WPP shares were down 17 percent at 1100 GMT, taking them down 35 percent in the year to date and giving the group a market value of 11.1 billion pounds.

Analysts say the stock is now inexpensive compared with peers, trading at 9 times 2019 forecast earnings compared with IPG on 13.6, but it has little momentum after a string of account losses from groups such as Ford.

“WPP has delivered a proper profit warning,” analysts at Citi said. “Third quarter organic growth is materially below expectations and having raised guidance at the beginning of September the group has cut it hard today.”

WPP also said Finance Director Paul Richardson would step down after 22 years in the role. ($1 = 0.7748 pounds)

Source: Reuters

High-speed data boom drives Comcast profit beat

Comcast Corp’s quarterly profit and revenue topped Wall Street estimates on Thursday as strength in its high-speed internet business offset a less severe drop in cable TV subscribers.

The largest U.S. cable company’s third-quarter results demonstrated a resilience to industry forces that have buffeted its rivals.

As U.S. subscribers have continued to dump pricier pay-TV services in favor of cheaper streaming services, Comcast has managed to slow down defections, at least for a quarter, while growing its broadband services, on which all other products, including Netflix Inc and Amazon.com video, depend. High-speed internet is now the centerpiece of a strategy to survive a rapidly changing media landscape.

It also has remained the standalone among the big league players to resist the temptation to restructure to court consumers directly with streaming video products, as AT&T Inc and Walt Disney Co have done.

“We’re looking at different ways to accelerate our business in terms of streaming,” said Steve Burke, Chief Executive of NBCUniversal, which is owned by Comcast, on a conference call with analysts on Thursday. Burke added that it would not be a substitute for its existing pay TV business.

Shares rose 4.5 percent to $35.66.


To diversify, Comcast beat Rupert Murdoch’s Twenty-First Century Fox in an auction to buy European satellite TV broadcaster Sky for $40 billion in September.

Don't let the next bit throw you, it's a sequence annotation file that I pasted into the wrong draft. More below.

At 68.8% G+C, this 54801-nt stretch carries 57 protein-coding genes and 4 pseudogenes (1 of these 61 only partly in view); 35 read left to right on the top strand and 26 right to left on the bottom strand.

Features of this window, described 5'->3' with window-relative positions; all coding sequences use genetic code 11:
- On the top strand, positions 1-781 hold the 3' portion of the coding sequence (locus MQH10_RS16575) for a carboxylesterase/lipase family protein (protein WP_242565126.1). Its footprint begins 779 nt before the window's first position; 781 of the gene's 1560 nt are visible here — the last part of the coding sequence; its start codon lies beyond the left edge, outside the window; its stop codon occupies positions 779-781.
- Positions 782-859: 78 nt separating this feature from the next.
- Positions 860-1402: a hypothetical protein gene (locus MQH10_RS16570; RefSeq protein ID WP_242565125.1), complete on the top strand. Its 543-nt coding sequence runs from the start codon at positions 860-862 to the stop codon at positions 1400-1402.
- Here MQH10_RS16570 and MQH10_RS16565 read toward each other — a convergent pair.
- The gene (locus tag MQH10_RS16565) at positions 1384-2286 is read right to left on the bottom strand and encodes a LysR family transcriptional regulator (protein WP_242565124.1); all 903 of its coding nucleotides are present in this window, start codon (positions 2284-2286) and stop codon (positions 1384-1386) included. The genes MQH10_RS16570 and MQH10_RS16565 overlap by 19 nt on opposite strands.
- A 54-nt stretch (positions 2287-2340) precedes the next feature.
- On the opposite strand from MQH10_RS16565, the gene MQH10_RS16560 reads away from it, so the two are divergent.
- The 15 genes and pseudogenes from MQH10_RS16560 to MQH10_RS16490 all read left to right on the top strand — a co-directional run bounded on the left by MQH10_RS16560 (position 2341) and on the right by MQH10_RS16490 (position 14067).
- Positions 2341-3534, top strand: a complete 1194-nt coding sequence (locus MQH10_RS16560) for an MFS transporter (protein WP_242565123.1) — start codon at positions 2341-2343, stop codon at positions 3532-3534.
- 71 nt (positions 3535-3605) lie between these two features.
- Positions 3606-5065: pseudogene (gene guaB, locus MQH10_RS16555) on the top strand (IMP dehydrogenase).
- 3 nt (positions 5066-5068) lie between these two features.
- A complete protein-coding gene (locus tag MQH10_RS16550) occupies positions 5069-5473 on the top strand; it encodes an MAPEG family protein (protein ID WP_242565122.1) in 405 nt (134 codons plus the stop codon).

Comcast Chief Executive Brian Roberts defended what was widely considered a high bid for Sky and said the company “was misunderstood and mispriced,” citing the difference in the European pay-TV markets compared to mature U.S. markets.

In a morning conference call, Sky Chief Executive Jeremy Darroch discussed investments in key categories such as original content and defend its leadership position in sports and movies.

Darroch also said Sky could easily capture 10 percent more of the remaining 78 million households that do not yet subscribe to a Sky product across its European territories, which would add 8 million customers. “It’s more than achievable,” he said.

He also vowed to “stick around,” which will help assuage investors concerned he would flee after the merger.


The results showed revenue from high-speed internet rose 9.6 percent to $4.32 billion in the quarter as the company added 363,000 internet subscribers, beating an average estimate of 294,000, according to research firm FactSet.

Comcast said it was the best performance for the division in ten years.

Net income attributable to Comcast rose 9.2 percent to $2.89 billion, or 62 cents per share, from $2.64 billion, or 55 cents per share, a year earlier.

Excluding items, the company earned 65 cents. Analysts were expecting 61 cents per share, according to Refinitiv.

Philadelphia-based Comcast’s revenue rose 5 percent to $22.14 billion, above the average estimate of $21.82 billion.

Comcast’s Xfinity Mobile, which operates off of Verizon Communication Inc’s network, added 228,000 net phone lines during the quarter, hitting 1 million total lines. CEO Roberts said that offering mobile with broadband has improved retention of broadband customers who buy both.

NBCUniversal revenue rose 8.1 percent to $8.63 billion.

Revenue from theme parks fell due to weather-related disruptions and natural disasters in Japan.

Source: Reuters